Guidance on How to Proceed with a Disciplinary Matter

A disciplinary matter must be dealt with at a formal meeting. It is no longer acceptable for you to issue warnings without this procedure. If you were asked to justify your actions in front of an Employment Tribunal they would not accept that you had complied with the law unless you had dealt with the matter in the laid-down format.

You must call the employee to a hearing so they can give their point of view before you reach a decision to issue any disciplinary warning, or take any action such as dismissal. The hearing must not proceed if the employee has not received written notification confirming the date, time and place plus details of the reasons for the hearing. If the employee has over 12 months service it is recommended that he or she receives notice of the meeting at least 48 hours before the meeting is held.

All employees have the right to be accompanied at a hearing either by a trade union officer or a working colleague. The employee does not have a right to bring a Solicitor, Barrister or similarly qualified person.

Thorough preparation is the key to any successful disciplinary meeting. You must not go in with a preconceived idea that the employee is guilty, but with an open mind no matter what the current facts indicate. This can be very difficult but is of great importance.

As the employer you are the person controlling the meeting and you should steer it through to its conclusion and the decision.

We strongly suggest that you prepare an extensive list of questions; in this way you will have an appropriate question to ask whichever way the conversation goes.

On arrival at the meeting, introduce yourself and the person you have selected to sit in as minute taker. Explain that the minute taker will not play an active part in the proceedings - they are there simply to take notes. You should then refer to the agenda, and ask for confirmation that the employee received written notification of the meeting, its purpose and that it was received in good time. You should then ask the employee to confirm the identity of their companion for record purposes.

You are now ready to proceed with the meeting.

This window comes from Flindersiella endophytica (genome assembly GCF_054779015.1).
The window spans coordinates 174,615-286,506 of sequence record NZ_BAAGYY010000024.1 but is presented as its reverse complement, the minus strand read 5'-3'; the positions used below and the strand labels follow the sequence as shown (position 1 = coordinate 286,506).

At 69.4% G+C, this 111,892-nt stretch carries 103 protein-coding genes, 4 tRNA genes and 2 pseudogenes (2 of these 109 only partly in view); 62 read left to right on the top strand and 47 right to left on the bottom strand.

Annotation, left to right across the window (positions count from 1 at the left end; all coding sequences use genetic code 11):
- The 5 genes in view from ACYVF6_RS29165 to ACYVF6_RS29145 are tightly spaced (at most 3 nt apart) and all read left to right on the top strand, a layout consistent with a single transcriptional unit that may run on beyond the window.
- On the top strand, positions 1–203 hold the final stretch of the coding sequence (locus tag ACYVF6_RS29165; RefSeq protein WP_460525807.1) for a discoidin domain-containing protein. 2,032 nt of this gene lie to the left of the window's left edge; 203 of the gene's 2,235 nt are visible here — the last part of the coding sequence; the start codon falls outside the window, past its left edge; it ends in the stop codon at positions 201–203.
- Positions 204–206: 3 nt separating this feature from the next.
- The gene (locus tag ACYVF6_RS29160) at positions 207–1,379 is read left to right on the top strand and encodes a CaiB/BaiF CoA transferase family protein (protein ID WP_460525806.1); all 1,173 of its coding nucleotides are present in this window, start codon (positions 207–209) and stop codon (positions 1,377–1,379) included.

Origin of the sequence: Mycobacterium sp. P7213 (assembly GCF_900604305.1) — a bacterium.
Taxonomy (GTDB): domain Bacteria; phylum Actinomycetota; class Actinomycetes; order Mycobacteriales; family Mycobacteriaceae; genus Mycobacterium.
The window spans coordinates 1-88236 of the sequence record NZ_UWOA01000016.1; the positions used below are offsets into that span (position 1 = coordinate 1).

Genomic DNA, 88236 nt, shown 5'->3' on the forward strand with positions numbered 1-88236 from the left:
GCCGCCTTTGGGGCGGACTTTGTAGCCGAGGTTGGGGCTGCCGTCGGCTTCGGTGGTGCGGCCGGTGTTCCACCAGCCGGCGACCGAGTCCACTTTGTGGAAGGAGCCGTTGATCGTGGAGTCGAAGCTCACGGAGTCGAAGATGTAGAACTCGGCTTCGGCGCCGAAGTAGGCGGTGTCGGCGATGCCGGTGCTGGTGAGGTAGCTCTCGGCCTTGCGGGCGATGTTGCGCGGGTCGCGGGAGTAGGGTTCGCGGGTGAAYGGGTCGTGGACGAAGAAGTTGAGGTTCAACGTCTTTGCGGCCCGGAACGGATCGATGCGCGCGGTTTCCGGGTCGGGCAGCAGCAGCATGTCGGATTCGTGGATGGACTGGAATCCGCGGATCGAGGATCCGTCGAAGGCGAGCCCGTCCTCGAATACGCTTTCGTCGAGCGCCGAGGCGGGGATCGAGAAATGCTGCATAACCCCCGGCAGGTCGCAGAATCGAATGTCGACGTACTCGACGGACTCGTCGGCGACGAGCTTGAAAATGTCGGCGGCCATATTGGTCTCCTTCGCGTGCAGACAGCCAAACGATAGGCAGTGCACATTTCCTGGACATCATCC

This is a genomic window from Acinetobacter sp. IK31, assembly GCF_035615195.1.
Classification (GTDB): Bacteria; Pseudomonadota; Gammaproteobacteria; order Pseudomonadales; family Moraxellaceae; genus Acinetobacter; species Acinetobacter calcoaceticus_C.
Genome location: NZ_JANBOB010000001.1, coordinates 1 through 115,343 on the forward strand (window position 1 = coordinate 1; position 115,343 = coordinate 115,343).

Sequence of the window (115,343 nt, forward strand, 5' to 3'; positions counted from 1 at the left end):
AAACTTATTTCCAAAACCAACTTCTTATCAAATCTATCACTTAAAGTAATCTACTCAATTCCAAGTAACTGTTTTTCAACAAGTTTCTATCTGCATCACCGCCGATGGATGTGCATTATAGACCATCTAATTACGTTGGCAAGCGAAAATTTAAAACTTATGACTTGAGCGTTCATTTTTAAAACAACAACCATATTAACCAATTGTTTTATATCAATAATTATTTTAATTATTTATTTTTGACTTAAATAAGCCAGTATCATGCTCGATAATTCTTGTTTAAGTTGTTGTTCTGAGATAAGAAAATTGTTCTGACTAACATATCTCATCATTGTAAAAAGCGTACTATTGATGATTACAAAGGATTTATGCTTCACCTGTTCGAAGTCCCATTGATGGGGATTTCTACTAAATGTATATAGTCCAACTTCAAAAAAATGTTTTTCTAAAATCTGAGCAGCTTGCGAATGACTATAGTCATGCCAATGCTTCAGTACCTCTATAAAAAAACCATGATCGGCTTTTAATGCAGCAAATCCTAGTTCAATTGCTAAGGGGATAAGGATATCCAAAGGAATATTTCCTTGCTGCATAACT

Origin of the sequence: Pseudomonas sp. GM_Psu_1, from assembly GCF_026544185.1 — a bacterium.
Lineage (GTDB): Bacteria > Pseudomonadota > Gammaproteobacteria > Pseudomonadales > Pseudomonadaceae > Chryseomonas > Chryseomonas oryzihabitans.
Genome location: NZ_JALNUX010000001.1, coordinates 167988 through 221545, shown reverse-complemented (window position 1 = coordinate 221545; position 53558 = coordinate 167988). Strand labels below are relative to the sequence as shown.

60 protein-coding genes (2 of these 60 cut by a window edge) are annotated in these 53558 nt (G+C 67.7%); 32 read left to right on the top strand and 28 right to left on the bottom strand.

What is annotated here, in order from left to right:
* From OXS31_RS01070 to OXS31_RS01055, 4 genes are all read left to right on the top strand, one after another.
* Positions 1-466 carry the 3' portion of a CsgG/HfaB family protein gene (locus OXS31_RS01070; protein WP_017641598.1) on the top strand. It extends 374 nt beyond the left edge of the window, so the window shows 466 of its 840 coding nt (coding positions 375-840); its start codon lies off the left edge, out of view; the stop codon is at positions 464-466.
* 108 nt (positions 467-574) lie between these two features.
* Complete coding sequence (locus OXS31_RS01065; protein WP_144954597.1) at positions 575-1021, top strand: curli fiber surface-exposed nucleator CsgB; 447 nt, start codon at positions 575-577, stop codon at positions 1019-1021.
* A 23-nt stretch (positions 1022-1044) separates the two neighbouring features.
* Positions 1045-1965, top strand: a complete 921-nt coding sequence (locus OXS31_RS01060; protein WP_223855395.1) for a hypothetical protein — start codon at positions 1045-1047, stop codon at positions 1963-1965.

Initially explain the purpose of the meeting e.g. "The reason for the meeting is your unacceptable level of absenteeism and failure to follow the reporting procedure as per your terms and conditions".

Outline your understanding of the situation, e.g. "On checking your records I can see that you have been absent over the last 2 months for 12 days over 4 separate occasions. I also see that on only one occasion did you follow the correct procedure and call in to advise us of your absence."

You will then ask the employee to express their views, giving them the opportunity to explain the reasons for their absence and lack of contact.

The questions you have prepared will allow you to control the conversation.

Once you have asked your questions and feel that you have enough information on which to base your decision, you should ask the employee and their companion if they have anything else they wish to be considered. Once their summing up is complete you may adjourn the meeting to allow time to consider the situation. If you are uncertain as to the correct action at this point then seek advice; you may ring HR4UK.com on 01455 613743 for guidance and we usually give one piece of advice free of charge.

You may reconvene to confirm your decision and to outline the employee's right to appeal against any action taken. Alternatively, if you feel more time is needed to consider the decision, state that you will be in touch with the employee as soon as possible.

Finally you will type up the minutes and generate the warning or dismissal letter, as appropriate. You must remember to confirm to the employee in writing their right to appeal and explain to them how to do this.

Although you cannot expect a disciplinary hearing to be pleasant, you can ensure that the meeting goes as smoothly as possible by being in control of the situation and by steering the meeting to its conclusion. An employer who is in control and remains calm throughout the proceedings will ensure as much information as possible is extracted and proportionate action is taken against the employee.

If you are confident and in control an employee is more likely to appreciate the Company's point of view and so may be more accepting of the outcome.

For information:

A disciplinary hearing letter to address a general misconduct issue should include the following:

  • details of why the hearing is necessary.
  • Date, time and location of the hearing.
  • Name of the chairperson and the fact that a minute taker will be in attendance.
  • Employee's right to be accompanied in line with the Employment Relations Act 1999.

A disciplinary hearing letter to address a gross misconduct issue should include the following:

  • details of why the hearing is necessary.
  • Date, time and location of the hearing.
  • Name of the chairperson and the fact that a minute taker will be in attendance.
  • Employee's right to be accompanied in line with the Employment Relations Act 1999.
  • Employment is at risk as a result of the hearing.

This information is of a generic nature and is for guidance purposes only. Particular situations may require modification. You may receive up to 10 minutes free telephone advice once in any 12 month period - see the website www.hr4uk.com for details.

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Please note that the content of this information is updated when the law changes, hence it can only be guaranteed correct on the day it is downloaded.